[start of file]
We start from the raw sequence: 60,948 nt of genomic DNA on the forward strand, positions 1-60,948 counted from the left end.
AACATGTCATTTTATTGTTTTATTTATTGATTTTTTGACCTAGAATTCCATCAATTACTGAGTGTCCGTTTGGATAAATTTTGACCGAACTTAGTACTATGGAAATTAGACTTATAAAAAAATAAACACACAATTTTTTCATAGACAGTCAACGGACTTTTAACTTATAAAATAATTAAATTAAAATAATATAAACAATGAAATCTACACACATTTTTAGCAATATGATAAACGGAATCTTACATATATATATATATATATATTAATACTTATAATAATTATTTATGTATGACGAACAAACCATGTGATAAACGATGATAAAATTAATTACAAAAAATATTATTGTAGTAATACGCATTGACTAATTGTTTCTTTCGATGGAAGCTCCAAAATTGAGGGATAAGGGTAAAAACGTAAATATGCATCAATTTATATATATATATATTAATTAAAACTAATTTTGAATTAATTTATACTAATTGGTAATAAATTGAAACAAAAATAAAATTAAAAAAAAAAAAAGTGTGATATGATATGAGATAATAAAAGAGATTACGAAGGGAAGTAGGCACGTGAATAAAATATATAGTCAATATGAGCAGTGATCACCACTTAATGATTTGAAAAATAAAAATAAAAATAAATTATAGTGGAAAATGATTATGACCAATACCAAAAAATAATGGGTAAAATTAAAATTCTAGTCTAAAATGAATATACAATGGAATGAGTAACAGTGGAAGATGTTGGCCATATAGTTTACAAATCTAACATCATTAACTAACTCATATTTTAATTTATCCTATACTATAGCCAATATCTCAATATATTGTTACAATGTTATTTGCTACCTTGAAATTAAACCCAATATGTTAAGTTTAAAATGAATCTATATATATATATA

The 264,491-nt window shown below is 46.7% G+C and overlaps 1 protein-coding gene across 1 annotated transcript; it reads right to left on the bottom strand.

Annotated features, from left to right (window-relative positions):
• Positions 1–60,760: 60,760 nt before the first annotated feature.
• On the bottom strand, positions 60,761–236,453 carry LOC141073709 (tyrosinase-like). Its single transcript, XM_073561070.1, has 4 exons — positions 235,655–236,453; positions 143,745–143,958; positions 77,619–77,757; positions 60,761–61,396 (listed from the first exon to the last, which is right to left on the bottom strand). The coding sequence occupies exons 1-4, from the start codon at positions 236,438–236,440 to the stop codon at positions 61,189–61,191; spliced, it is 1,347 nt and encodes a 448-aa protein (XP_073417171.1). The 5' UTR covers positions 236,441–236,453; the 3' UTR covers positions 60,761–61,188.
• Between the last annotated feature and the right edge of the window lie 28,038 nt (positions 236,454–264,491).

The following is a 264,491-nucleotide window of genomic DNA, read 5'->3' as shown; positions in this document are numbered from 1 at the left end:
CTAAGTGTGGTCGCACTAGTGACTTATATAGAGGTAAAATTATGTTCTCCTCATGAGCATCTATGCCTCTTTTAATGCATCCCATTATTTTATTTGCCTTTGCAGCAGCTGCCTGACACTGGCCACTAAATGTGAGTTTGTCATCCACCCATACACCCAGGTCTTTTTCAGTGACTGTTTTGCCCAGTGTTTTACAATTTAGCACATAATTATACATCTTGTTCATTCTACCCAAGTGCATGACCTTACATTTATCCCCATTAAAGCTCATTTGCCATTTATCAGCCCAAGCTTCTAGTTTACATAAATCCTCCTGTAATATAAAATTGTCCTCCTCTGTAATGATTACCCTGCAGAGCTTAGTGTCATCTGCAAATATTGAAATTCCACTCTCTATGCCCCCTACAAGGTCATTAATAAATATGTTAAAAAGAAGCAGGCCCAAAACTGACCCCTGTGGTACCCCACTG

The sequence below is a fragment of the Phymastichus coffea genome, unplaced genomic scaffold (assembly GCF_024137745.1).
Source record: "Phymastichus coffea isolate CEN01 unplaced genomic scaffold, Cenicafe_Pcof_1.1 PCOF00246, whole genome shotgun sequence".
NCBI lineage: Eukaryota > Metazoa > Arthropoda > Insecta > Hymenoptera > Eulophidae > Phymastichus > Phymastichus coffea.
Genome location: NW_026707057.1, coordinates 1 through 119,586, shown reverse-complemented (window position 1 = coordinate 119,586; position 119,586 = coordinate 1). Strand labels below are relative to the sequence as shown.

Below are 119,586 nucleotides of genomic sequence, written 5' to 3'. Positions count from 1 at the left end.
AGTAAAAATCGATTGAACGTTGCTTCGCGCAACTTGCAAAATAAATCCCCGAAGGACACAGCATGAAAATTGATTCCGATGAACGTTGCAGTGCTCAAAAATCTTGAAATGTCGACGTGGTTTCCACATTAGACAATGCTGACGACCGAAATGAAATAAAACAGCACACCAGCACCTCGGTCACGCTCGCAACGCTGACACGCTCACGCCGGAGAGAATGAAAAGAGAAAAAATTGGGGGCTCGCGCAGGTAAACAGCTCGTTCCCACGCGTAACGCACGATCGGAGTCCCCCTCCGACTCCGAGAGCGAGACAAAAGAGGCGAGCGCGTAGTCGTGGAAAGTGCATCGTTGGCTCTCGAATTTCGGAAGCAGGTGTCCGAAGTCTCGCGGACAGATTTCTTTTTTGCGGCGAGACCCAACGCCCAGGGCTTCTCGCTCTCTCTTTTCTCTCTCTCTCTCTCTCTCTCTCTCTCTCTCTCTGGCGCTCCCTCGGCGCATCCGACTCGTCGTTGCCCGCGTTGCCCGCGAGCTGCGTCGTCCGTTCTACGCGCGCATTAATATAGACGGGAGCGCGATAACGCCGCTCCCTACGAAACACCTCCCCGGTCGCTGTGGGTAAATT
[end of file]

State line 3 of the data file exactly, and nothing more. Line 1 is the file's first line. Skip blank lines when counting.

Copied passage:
The 264,491-nt window shown below is 46.7% G+C and overlaps 1 protein-coding gene across 1 annotated transcript; it reads right to left on the bottom strand.